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January 15, 2004    Story Here  Archive
E-voting critics converge in Sacramento for hearing
Tri-Valley Herald
Sharon Arata's elections odyssey began 15 years ago on her old-fashioned suspicion that non-U.S. citizens and dead people were voting in California. To her consternation, Arata found that new voters rarely had to prove they had U.S. citizenship, a valid address and a pulse. "We found that Santa Claus and Grey Wolf were registered to a vacant lot in Concord. And James Bond was, too," she said.  Republicans and Libertarians thronged to Arata's Voter Integrity Project of Contra Costa County. But the state's dominant political party was leery of demanding ID and nationality proof from new voters. "I couldn't get Democrats to give me the time of day," Arata said. 

January 15, 2004    Story Here  Archive
A State Panel Says It Won't De-certify 14-thousand Touch Screen Voting Machines
FOX News/Sacramento
The machines are made by Diebold Elections Systems, which 17 counties have purchased for about 40 million dollars.
Solano and San Joaquin Counties plan to use them in the March 2nd election. But voters lined up to denounce the machines before a state elections panel today. They say they shouldn't be used until they're certified by the federal government. Others distrust any form of electronic voting.

January 15, 2004    Story Here  Archive
Buster Soaries, Election Assistance Commission Chair, tells Latest VotingNews exclusively that if the EAC doesn't answer the question of SERVE's non-certification, the agency will have "failed the country"
Marc Strassman, a Voting Technology Reporter, reports:
Buster Soaries is the Chair of the newly-formed Election Assistance Commission. "Newly-formed" is right; the EAC came into legal existence ten days ago, on January 5, 2004. Commissioner Soaries jokingly admits that he's had to spend more time so far trying to get letterhead for his office than he's spent "crafting a vision" for the Commission and the country.

January 15, 2004    Story Here  Archive
Report Calls for an Independent Review of the New Voter Technology
Fairfax County, VA - The Fairfax County Republican Committee has posted Operation Ballot Integrity, a report outlining technological and systemic failures associated with the County's new Direct Recording Equipment used on Election Day.
   Eddie Page, Chairman of the Fairfax County Republican Committee said, "this report reveals to the public that, no matter how advanced the technology, ballot integrity and voter confidence should never be compromised. Unfortunately, on November 4, 2003, the new Fairfax County Digital Voting Equipment raised questions about our most basic voting assumptions."

January 14, 2004    Story Here  Archive
Push begins for paper backups on new electronic voting machines
Sun-Sentinel Staff Writer Anthony Mann Reports:
Spurred by a contested result in last week's special election for state House, local leaders on two fronts advanced the effort to create a paper backup for electronic voting machines.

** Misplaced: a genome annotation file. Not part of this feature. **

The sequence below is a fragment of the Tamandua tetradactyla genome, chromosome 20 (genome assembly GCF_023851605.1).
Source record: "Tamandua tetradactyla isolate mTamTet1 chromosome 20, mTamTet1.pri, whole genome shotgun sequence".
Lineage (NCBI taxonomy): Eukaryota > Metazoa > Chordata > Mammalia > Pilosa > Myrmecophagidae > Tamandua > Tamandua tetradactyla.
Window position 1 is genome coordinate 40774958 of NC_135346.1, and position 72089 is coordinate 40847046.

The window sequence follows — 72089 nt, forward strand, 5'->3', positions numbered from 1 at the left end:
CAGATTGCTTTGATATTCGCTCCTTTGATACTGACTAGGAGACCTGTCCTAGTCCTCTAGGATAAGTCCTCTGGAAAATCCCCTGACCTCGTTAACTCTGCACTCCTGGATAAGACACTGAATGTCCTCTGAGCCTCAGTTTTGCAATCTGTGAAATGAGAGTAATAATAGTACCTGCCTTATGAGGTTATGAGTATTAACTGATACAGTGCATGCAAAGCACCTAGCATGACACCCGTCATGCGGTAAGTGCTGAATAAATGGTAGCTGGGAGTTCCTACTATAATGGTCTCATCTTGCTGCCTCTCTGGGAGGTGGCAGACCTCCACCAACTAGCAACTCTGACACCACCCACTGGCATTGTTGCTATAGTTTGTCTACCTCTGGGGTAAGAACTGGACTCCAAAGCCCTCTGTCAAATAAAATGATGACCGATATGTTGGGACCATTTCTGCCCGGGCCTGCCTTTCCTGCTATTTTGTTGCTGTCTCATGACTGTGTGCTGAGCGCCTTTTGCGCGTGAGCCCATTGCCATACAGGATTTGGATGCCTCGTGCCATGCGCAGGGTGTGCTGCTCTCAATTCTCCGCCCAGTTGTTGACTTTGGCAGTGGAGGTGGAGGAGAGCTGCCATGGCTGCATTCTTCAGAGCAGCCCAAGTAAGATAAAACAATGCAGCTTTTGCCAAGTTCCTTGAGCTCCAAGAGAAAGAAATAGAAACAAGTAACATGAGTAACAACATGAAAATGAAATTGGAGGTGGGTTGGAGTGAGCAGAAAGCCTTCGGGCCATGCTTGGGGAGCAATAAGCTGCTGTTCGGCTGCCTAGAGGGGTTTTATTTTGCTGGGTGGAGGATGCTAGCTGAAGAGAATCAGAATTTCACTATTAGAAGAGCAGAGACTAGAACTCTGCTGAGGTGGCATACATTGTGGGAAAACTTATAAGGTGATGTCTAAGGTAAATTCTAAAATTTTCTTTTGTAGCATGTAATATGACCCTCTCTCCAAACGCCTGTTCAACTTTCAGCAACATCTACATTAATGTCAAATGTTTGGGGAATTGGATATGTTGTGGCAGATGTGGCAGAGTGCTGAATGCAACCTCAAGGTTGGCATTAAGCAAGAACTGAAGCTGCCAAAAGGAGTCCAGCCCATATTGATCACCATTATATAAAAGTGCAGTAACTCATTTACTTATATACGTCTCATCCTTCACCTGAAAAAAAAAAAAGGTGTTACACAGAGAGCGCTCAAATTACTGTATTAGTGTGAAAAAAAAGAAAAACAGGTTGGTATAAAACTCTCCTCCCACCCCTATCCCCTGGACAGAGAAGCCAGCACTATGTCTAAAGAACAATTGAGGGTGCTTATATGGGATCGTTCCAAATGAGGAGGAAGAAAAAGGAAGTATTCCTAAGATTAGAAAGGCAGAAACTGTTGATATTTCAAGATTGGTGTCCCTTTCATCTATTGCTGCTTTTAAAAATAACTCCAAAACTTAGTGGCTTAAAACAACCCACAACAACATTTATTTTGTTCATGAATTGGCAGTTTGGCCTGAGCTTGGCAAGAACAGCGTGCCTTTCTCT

Palm Beach County commissioners voted after contentious debate Tuesday to ask the Legislature to authorize and hopefully pay for ballot printers for electronic voting machines.

Also Tuesday, the most outspoken proponent of a voting machine paper trail U.S. Rep. Robert Wexler, D-Boca Raton wrote to Gov. Jeb Bush asking him to push for legislation requiring the printers.
"Florida faces the very real possibility of another national election debacle," Wexler wrote. 

January 13, 2004    Story Here  Archive
Tight Florida House race reveals flaws in Broward voting machines
As Reported by Sun-Sentinel Staff Writer Jeremy Milarsky
FORT LAUDERDALE A contentious battle for a coastal state House seat might have come an end Monday evening, but along the way, it proved there might be no such thing as a flawless election.www.sun-sentinel.com/news/local/palmbeach/sfl-pprinter14jan14,0,3021948.story?coll=sfla-news-palm

January 13, 2004    Story Here  Archive
S.J. registrar rips rules on voting receipts
Record Staff Writer David Siders reports:

Registrar of Voters Deborah Hench this morning is expected to bash several state rules for touchscreen voting in a report to county supervisors. The state rules require permanent paper records of electronic ballots beginning this year and immediate paper verification of electronic votes by 2006.

January 13, 2004    Story Here  Archive
Prevent future election debacles in Florida

In an Op-Ed Piece the Miami Herald has stated:
 A mere 12 votes determined that Ellyn Bogdanoff won last week's state House District 91 special election in eastern Broward County. But it is the 134 nonvotes in the election that have created a stir with good reason. Unfortunately, it's anybody's guess as to why more than 130 voters chose not to push the red 'vote' button to cast their ballots in a district election.

January 13 2004    Story Here
Bogdanoff certified as 12-vote winner
South Florida Sun-Sentinel reports: A heated recount for a state House seat finally ended Monday night, but the six-day wait for a winner has reignited demands for assurances that electronic voting machines are accurate.  Ellyn Bogdanoff's 12-vote victory margin over Lauderdale-by-the-Sea Mayor Oliver Parker ultimately held up in the House District 91 race, but controversy swirled after 137 voters in parts of Boca Raton and coastal Broward County went to the polls but didn't cast a vote for any candidate. State Rep. Joe Negron doesn't think that many people would go to the polls without voting.